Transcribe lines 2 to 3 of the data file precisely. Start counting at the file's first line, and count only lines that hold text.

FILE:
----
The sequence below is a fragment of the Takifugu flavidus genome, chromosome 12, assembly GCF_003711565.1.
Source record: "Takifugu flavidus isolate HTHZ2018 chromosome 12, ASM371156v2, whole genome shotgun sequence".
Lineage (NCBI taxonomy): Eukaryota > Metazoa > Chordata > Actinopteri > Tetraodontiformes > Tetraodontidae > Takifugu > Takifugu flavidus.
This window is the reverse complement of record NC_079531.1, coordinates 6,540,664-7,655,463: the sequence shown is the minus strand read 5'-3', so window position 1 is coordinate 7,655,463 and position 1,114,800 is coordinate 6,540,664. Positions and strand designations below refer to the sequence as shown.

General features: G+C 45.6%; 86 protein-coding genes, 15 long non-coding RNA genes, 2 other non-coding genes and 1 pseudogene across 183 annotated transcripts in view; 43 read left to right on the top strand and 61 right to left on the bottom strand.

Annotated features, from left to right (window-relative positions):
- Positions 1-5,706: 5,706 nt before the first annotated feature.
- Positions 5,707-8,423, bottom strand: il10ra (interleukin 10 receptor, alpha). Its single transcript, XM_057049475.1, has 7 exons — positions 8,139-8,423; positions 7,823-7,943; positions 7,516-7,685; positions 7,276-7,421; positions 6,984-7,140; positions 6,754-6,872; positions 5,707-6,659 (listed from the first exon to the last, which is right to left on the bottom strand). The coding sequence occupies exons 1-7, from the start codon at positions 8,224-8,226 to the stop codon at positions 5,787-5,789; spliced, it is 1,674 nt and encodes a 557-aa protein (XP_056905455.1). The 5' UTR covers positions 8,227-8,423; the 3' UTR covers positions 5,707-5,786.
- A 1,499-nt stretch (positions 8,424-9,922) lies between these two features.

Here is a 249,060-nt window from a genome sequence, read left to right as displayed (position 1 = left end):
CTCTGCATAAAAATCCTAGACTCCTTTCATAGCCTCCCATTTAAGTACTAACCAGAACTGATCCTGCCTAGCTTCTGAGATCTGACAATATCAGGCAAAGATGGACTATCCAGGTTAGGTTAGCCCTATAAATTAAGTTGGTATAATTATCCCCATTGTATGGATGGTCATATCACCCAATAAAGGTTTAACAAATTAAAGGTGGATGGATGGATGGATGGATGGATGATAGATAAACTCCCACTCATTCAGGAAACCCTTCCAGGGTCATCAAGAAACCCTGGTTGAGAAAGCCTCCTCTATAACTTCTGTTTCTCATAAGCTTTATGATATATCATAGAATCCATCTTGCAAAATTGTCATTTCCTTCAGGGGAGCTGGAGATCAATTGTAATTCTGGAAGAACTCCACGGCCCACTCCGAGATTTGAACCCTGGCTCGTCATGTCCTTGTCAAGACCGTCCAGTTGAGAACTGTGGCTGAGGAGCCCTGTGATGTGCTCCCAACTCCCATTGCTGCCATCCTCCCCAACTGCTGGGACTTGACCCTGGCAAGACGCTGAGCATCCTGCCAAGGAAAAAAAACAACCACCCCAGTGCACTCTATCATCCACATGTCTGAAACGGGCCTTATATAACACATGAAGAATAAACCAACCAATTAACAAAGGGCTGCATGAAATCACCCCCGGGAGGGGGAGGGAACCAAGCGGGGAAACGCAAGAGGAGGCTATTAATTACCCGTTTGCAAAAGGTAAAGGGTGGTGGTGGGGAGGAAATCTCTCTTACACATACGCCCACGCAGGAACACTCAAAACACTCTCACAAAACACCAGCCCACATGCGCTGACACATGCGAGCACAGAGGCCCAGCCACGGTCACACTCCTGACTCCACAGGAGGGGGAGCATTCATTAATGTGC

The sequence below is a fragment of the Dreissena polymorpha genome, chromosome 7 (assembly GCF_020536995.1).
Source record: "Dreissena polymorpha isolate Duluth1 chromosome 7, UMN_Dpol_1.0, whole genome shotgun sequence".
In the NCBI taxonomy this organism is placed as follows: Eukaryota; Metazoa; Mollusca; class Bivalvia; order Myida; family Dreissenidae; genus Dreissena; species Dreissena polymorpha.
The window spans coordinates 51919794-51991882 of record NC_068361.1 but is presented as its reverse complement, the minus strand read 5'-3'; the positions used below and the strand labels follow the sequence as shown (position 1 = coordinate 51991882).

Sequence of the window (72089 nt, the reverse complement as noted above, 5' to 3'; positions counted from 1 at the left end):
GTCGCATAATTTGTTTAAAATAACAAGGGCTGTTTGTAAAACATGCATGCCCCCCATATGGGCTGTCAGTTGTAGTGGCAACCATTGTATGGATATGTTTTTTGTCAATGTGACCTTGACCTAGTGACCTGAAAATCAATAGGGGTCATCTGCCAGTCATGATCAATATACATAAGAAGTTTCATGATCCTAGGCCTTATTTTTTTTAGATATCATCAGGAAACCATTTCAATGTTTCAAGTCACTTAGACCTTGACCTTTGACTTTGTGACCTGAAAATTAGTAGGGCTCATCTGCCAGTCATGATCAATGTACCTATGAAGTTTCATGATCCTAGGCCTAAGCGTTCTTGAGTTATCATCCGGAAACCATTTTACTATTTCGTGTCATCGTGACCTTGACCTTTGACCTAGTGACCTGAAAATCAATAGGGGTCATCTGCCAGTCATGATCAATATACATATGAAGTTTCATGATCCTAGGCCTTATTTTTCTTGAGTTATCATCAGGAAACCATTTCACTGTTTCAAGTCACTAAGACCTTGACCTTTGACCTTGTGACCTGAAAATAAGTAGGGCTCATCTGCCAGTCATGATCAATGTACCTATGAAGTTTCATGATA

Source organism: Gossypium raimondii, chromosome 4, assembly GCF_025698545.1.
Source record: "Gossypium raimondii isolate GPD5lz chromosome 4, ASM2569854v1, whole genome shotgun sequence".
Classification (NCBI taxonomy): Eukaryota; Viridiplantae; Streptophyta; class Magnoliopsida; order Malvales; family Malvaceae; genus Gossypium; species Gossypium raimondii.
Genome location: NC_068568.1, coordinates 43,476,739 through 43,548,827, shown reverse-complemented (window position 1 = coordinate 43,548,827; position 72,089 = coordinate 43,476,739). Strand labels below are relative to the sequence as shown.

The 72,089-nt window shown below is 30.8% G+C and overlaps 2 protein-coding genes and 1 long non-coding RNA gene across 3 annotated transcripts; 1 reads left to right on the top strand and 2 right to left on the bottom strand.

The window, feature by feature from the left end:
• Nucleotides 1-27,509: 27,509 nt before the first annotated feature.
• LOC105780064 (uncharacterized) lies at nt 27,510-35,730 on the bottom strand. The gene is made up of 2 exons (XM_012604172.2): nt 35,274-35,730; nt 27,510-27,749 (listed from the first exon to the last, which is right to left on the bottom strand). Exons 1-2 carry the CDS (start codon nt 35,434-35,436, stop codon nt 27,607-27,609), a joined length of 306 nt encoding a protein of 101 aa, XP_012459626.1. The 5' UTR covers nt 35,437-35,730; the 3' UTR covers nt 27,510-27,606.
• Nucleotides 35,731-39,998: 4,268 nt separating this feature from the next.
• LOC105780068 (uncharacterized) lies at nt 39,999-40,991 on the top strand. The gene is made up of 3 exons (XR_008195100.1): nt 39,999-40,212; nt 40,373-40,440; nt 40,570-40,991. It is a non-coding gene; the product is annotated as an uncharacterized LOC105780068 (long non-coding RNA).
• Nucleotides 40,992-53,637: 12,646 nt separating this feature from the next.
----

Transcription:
Source record: "Takifugu flavidus isolate HTHZ2018 chromosome 12, ASM371156v2, whole genome shotgun sequence".
Lineage (NCBI taxonomy): Eukaryota > Metazoa > Chordata > Actinopteri > Tetraodontiformes > Tetraodontidae > Takifugu > Takifugu flavidus.